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Finding The Words

(October 23, 2023 Newsletter)

In a meetup last week with a group of fellow coaches, one mentioned that he’s stopped asking his clients “How are you?” as it can be stressful to answer these days. A few others agreed and gave their alternative questions for opening conversations.

The Maya of a few years ago would have interpreted this as such: “’How are you’ is the wrong question. Got it. Either don’t ask anything or choose something else.”

But in the last few years, I’ve learned that when communicating with people with whom we have a relationship, there’s no “right” or “wrong” phrasing; only effective or ineffective.

In other words, communication is about “Range, not Change.” Rather than limit our options, we can expand our vocabulary and choose our words to match the situation and audience.

Applying that philosophy to last week’s meetup, my conclusion was not to remove the question “how are you?” from my vernacular, but rather to watch people’s reactions more closely and choose alternatives; to expand my repertoire instead of contracting it. Other options include, which you might want to consider too:

  • How are you holding up?

  • How are you feeling?

  • What’s on your mind and heart?

  • What’s top of mind for you?

  • How have the last few days been for you?

Many people stress about “saying the wrong thing” and end up saying nothing. You might be among them. If you’ve been avoiding any courageous conversations because you’re not sure what to say, consider the following:

  1. Do some research – you can ask someone who’s closer to the person how they seem before going into the conversation. If you’re not of the same background, check if there are any sensitivities you should keep in mind.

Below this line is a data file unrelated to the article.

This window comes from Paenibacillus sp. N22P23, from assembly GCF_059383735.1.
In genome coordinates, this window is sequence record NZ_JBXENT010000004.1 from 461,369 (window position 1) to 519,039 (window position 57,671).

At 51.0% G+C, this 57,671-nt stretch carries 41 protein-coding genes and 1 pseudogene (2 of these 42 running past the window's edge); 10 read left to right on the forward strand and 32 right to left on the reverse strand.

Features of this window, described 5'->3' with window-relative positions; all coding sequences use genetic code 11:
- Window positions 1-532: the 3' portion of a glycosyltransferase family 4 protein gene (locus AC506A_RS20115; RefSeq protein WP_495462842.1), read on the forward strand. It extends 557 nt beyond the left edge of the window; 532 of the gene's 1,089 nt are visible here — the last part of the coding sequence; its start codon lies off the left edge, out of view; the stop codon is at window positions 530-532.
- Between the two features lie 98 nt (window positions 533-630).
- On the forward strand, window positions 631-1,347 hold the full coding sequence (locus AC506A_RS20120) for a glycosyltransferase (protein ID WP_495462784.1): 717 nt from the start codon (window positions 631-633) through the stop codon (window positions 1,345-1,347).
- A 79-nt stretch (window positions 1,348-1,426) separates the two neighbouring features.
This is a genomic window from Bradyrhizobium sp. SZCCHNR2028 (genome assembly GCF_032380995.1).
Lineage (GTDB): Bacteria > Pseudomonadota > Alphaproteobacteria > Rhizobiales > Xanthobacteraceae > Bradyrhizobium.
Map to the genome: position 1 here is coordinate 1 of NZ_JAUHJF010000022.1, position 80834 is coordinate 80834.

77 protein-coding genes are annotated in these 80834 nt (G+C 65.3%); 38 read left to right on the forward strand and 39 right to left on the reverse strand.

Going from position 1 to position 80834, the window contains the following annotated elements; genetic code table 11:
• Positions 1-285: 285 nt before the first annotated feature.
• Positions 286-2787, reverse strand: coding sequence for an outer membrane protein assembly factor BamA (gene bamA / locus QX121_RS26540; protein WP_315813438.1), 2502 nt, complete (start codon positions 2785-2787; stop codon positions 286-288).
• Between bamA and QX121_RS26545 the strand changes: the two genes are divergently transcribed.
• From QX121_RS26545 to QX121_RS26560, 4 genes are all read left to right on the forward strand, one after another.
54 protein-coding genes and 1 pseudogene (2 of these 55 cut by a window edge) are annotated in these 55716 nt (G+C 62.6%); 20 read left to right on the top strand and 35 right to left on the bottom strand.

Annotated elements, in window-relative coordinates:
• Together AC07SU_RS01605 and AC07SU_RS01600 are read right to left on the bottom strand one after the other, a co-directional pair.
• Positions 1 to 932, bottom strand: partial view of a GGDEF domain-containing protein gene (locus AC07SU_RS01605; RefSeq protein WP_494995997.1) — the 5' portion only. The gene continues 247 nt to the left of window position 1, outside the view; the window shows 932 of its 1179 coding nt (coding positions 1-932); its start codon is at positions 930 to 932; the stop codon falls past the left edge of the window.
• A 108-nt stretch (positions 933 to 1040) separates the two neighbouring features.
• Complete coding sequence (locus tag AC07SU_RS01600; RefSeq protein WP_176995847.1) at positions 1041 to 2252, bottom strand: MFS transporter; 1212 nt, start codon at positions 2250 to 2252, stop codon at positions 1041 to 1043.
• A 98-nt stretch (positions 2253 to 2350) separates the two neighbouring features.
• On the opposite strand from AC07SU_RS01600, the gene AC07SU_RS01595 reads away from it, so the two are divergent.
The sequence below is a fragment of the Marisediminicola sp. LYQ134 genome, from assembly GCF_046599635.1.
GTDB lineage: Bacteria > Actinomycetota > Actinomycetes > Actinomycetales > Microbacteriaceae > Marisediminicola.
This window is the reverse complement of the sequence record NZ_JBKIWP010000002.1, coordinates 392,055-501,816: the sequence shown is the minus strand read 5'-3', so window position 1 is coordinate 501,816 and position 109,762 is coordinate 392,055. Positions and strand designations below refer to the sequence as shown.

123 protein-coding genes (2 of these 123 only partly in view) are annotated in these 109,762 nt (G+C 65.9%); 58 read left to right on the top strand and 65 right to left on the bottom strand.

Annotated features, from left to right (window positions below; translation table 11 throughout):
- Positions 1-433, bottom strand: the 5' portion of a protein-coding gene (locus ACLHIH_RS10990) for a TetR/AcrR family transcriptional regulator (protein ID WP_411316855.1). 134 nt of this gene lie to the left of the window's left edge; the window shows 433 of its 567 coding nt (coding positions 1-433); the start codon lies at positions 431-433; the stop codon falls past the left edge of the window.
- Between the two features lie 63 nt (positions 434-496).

2. Practice – if you’re texting or emailing the person, type out a few versions and choose among them. If you’re opening a conversation, say the words out loud to yourself… how do they sound?

  3. Admit you don’t know exactly what to say – “I’m not sure exactly what words to use, but I’ve been thinking about you [and care about you] so I’m reaching out to check in” is a perfectly fine way to start. You might not need to ask a question at all.

  4. Do some experiments and learn from the reactions – hopefully you’re checking in with lots of people, or with the same person multiple times. In those cases, you can vary the language and observe the differences in the responses you get.

  5. Ask for feedback in real time – assuming you’re in an extended back and forth, and not just a one-time “thinking of you” text message, you may be able to ask how the person feels about being asked how they’re doing. If the person expresses that they find “how are you” too loaded of a question these days, ask what their preferred alternative is.

Note that this newsletter isn’t titled “Finding the right words,” but just “Finding the words.” The less we get hung up on “right” and “wrong,” the more we can focus on building long-term trust based on connection and growth.


The Coaching Corner

What are you doing to care for yourself?

I’m asking you but am also reminding you to ask each of your team members this question in the next 48 hours. In these stressful times, any small wins count, and taking a moment to set an intention can make a difference.



“Storytelling that drives bold change” from the upcoming edition of HBR Magazine; it covers storytelling principles for leaders focused on change management.

Also, I highly recommend videos of puppies these days.


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